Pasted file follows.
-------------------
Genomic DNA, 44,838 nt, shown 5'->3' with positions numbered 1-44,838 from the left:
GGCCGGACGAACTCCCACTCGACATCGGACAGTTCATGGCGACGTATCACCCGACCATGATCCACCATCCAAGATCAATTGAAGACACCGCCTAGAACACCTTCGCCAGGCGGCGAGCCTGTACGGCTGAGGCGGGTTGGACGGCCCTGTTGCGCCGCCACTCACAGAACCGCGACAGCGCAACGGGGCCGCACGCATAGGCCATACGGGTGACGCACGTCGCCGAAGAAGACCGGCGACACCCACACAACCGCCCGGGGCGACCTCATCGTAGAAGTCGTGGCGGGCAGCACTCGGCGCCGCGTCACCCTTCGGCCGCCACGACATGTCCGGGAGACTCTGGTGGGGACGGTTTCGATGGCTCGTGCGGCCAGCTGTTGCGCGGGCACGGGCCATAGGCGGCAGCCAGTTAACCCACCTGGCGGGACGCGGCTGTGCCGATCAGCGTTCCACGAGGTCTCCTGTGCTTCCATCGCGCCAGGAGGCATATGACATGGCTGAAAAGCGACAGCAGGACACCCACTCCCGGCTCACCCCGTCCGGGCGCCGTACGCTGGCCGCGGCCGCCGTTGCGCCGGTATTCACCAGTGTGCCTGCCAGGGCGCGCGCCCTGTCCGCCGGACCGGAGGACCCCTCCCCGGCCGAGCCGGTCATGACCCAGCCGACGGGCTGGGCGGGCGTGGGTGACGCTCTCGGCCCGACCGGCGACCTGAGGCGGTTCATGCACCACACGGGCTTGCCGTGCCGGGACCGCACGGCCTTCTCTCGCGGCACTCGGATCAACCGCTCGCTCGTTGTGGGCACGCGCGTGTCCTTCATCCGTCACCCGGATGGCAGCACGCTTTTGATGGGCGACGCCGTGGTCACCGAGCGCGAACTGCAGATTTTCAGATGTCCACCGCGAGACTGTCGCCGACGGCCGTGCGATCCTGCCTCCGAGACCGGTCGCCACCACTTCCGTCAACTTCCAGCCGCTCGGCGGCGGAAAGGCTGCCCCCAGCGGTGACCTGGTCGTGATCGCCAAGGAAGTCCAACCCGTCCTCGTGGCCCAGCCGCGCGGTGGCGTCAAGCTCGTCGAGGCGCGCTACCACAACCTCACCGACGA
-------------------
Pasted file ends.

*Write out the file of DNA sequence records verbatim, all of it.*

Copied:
Genomic DNA, 44,838 nt, shown 5'->3' with positions numbered 1-44,838 from the left:
GGCCGGACGAACTCCCACTCGACATCGGACAGTTCATGGCGACGTATCACCCGACCATGATCCACCATCCAAGATCAATTGAAGACACCGCCTAGAACACCTTCGCCAGGCGGCGAGCCTGTACGGCTGAGGCGGGTTGGACGGCCCTGTTGCGCCGCCACTCACAGAACCGCGACAGCGCAACGGGGCCGCACGCATAGGCCATACGGGTGACGCACGTCGCCGAAGAAGACCGGCGACACCCACACAACCGCCCGGGGCGACCTCATCGTAGAAGTCGTGGCGGGCAGCACTCGGCGCCGCGTCACCCTTCGGCCGCCACGACATGTCCGGGAGACTCTGGTGGGGACGGTTTCGATGGCTCGTGCGGCCAGCTGTTGCGCGGGCACGGGCCATAGGCGGCAGCCAGTTAACCCACCTGGCGGGACGCGGCTGTGCCGATCAGCGTTCCACGAGGTCTCCTGTGCTTCCATCGCGCCAGGAGGCATATGACATGGCTGAAAAGCGACAGCAGGACACCCACTCCCGGCTCACCCCGTCCGGGCGCCGTACGCTGGCCGCGGCCGCCGTTGCGCCGGTATTCACCAGTGTGCCTGCCAGGGCGCGCGCCCTGTCCGCCGGACCGGAGGACCCCTCCCCGGCCGAGCCGGTCATGACCCAGCCGACGGGCTGGGCGGGCGTGGGTGACGCTCTCGGCCCGACCGGCGACCTGAGGCGGTTCATGCACCACACGGGCTTGCCGTGCCGGGACCGCACGGCCTTCTCTCGCGGCACTCGGATCAACCGCTCGCTCGTTGTGGGCACGCGCGTGTCCTTCATCCGTCACCCGGATGGCAGCACGCTTTTGATGGGCGACGCCGTGGTCACCGAGCGCGAACTGCAGATTTTCAGATGTCCACCGCGAGACTGTCGCCGACGGCCGTGCGATCCTGCCTCCGAGACCGGTCGCCACCACTTCCGTCAACTTCCAGCCGCTCGGCGGCGGAAAGGCTGCCCCCAGCGGTGACCTGGTCGTGATCGCCAAGGAAGTCCAACCCGTCCTCGTGGCCCAGCCGCGCGGTGGCGTCAAGCTCGTCGAGGCGCGCTACCACAACCTCACCGACGA